Wow what is it? A virus?
Old vises breaking out all over?

I was glad to see the others posted.
That little quick adjust is a ringer!

A neighbor of mine practically made me take a vise last month.
It cleaned up pretty well. Its a Rock Island.
Little ol 6", can't weight much over 125 pounds.
http://users.snowcrest.net/kitty/sgrandstaff/images/oldtools/rockisla
ndvise2.JPG

I find once you get it clean, anything will lubricate a vise.
  Anything except for, too much of anything.
       As long its only a bit of lube, seldom applied, its fine.
      yours scott



-- 
*******************************
    Scott Grandstaff
    Box 409 Happy Camp, Ca  96039
    scottg@s...
    http://www.snowcrest.n
et/kitty/sgrandstaff/
    http://www.snowcr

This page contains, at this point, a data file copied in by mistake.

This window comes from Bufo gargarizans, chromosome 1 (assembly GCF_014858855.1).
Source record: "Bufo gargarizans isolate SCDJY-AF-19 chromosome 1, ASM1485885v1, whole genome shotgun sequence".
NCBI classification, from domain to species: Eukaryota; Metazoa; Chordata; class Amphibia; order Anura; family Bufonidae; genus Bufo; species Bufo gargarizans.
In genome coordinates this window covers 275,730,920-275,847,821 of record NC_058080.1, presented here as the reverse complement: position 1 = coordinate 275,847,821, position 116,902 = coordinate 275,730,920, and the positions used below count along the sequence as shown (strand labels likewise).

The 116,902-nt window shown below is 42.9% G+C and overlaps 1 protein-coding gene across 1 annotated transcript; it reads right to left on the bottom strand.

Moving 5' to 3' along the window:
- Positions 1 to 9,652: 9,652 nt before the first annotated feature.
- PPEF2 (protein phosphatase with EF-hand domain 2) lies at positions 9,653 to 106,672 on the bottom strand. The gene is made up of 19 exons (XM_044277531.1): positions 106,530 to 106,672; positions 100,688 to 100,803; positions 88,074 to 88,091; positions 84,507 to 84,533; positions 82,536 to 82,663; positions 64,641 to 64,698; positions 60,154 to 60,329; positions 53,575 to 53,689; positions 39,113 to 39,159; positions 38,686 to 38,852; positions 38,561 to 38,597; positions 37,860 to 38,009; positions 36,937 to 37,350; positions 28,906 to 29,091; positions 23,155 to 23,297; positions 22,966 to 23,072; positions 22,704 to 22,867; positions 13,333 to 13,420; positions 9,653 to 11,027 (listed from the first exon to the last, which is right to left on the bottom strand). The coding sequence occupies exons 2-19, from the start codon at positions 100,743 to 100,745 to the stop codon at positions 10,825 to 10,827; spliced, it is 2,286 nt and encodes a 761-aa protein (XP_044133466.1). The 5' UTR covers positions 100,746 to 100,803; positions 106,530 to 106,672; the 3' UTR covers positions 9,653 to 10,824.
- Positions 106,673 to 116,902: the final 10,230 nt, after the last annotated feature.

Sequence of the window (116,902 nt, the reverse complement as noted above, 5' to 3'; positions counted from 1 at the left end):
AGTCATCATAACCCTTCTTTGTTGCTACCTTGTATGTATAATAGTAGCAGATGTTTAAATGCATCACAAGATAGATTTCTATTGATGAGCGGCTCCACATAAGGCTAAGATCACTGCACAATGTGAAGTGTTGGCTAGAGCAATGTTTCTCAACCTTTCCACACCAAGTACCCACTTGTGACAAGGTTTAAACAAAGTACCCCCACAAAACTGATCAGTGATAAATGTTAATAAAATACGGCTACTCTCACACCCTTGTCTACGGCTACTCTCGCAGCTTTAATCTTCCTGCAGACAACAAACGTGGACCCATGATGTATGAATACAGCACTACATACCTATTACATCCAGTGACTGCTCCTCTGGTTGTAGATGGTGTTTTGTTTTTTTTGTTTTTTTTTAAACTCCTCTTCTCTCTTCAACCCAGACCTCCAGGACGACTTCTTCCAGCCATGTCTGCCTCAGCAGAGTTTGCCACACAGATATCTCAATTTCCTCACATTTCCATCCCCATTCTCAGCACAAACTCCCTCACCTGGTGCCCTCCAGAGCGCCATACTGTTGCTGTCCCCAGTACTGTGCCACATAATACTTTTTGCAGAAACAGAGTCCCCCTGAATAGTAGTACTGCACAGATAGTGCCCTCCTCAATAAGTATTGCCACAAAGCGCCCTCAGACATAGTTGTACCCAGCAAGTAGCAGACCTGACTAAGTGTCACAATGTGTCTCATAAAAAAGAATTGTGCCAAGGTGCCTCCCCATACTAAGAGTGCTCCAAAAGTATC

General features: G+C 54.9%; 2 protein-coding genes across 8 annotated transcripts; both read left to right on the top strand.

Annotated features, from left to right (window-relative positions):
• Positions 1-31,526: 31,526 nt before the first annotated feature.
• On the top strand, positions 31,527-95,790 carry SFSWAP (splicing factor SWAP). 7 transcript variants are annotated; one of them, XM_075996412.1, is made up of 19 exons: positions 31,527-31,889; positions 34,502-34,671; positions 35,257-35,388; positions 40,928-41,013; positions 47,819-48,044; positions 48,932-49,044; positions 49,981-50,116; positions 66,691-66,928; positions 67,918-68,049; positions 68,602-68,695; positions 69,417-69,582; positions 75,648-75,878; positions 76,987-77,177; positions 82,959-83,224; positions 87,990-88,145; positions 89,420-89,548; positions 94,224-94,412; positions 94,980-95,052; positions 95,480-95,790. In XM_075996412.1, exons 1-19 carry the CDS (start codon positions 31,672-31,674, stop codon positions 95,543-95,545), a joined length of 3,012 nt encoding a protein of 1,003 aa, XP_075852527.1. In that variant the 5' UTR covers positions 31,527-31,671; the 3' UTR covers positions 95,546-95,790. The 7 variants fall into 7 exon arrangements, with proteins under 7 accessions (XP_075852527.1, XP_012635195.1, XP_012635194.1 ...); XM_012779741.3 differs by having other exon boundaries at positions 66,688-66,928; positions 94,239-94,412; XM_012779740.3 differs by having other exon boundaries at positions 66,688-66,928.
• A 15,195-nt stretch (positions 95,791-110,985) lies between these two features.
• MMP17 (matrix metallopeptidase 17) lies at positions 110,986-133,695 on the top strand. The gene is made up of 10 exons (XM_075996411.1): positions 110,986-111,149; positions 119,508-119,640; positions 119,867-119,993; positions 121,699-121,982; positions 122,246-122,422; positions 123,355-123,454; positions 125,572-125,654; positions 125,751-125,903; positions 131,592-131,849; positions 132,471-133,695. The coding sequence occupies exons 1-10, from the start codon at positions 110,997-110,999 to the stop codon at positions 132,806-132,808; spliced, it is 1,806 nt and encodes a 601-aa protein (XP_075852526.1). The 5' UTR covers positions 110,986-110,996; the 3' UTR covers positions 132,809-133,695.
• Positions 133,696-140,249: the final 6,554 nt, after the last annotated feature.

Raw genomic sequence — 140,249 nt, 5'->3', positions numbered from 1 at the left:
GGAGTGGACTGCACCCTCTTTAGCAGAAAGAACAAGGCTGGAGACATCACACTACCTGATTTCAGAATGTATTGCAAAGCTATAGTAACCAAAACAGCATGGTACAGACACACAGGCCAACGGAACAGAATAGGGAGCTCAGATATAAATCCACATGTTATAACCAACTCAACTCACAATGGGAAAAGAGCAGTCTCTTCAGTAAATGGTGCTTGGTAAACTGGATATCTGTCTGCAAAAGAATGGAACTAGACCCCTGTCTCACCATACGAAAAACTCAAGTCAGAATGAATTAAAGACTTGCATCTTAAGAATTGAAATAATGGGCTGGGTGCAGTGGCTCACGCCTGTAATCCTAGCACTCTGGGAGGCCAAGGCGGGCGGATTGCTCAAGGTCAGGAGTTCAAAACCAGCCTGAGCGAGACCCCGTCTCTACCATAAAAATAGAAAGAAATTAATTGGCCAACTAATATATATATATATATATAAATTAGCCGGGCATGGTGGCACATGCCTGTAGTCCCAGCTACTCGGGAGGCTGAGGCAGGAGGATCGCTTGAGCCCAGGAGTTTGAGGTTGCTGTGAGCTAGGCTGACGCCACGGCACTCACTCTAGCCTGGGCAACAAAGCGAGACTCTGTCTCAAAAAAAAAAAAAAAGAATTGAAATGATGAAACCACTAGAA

est.net/kitty/hpages/index.html
269469 Bill Ghio 2019‑11‑27 Re: Mechanic's Vise Rehab
> On Nov 26, 2019, at 4:55 PM, scott grandstaff  wrote:
> 
> Wow what is it? A virus?
> Old vises breaking out all over?
> A neighbor of mine practically made me take a vise last month.
> It cleaned up pretty well. Its a Rock Island.
> Little ol 6", can't weight much over 125 pounds.
> http://users.snowcrest.net/kitty/sgrandstaff/images/oldtools/rockis
landvise2.JPG

Since we are showing off our vices…

This is on what I call my metal working bench:
https://www.flickr.com/photos/77280442@N.../49133401547/in/dateposted/

It is a Rock Island #534:
https://www.flickr.com/photos/77280442@N.../49133401547/in/photostream/

The bench - https://www.flickr.com/photos/77280442@N.../49133401547/in/photost
ream/  — is solid maple. Been in the family since the early 1950’s. My dad
told me it came off of a WWII Navy Destroyer that was being broken up in a
shipyard in San Diego. Dad was a Chief Engineer in the San Diego tuna fleet and
spent a good deal of time in the shipyards scavenging "stuff”. I got the bench
about 1975 and have moved it a few times. It has been used and abused over the
years, but I won’t part w/ it. Just too useful always having that big vise
handy.

Bill